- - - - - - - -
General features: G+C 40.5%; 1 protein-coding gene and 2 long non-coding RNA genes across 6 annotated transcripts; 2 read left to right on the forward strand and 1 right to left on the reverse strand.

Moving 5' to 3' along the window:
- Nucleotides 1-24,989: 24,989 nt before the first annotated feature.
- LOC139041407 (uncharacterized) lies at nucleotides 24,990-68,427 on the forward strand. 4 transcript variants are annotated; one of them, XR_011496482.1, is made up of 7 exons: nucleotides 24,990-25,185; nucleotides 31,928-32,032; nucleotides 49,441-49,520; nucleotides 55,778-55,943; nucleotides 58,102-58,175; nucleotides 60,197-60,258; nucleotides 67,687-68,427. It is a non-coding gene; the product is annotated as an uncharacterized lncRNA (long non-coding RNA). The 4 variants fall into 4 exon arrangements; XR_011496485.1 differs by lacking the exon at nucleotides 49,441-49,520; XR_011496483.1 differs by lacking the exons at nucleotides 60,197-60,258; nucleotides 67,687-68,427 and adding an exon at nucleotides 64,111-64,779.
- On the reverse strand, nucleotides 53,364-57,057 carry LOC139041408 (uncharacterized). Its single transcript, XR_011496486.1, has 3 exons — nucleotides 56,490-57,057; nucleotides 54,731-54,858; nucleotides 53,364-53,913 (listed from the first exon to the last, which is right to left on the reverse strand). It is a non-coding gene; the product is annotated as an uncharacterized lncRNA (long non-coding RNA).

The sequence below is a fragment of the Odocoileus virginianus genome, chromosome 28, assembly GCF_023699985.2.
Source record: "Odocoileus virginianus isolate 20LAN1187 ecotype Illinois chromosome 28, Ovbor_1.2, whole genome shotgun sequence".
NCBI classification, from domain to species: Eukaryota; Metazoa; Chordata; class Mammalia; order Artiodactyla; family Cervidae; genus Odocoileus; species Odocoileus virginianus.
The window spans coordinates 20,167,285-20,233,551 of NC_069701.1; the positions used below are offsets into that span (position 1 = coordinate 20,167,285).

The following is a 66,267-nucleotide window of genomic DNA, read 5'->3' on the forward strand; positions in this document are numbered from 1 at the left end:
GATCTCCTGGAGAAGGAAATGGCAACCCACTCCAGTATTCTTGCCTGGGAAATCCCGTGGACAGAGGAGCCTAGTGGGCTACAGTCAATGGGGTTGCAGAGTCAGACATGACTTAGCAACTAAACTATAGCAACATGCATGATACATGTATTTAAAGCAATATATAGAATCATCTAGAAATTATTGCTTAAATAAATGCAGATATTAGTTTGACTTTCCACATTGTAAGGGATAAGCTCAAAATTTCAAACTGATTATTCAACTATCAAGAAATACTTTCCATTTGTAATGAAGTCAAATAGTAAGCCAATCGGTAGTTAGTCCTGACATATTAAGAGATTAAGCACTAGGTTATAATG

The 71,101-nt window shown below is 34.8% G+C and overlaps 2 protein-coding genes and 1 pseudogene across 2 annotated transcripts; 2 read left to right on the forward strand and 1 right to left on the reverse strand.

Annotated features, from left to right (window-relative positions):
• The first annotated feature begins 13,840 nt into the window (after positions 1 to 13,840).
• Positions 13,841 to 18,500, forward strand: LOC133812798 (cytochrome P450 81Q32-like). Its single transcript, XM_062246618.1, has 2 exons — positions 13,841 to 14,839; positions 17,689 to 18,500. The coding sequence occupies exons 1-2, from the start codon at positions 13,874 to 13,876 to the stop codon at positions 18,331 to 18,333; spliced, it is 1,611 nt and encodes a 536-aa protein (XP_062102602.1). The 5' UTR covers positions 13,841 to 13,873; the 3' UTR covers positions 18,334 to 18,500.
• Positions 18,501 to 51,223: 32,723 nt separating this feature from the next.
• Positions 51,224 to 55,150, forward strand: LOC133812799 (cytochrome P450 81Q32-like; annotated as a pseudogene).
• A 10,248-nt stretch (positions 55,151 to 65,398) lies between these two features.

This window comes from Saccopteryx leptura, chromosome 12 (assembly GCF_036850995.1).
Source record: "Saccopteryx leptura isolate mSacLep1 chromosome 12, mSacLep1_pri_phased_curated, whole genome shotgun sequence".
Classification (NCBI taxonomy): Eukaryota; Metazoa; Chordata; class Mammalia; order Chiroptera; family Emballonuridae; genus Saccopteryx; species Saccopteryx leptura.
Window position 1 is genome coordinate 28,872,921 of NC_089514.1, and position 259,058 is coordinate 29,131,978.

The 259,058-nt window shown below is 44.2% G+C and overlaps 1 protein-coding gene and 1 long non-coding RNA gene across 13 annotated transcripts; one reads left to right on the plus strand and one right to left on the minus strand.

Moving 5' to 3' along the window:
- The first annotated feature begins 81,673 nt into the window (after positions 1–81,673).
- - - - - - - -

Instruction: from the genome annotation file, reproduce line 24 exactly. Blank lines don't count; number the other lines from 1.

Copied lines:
Moving 5' to 3' along the window: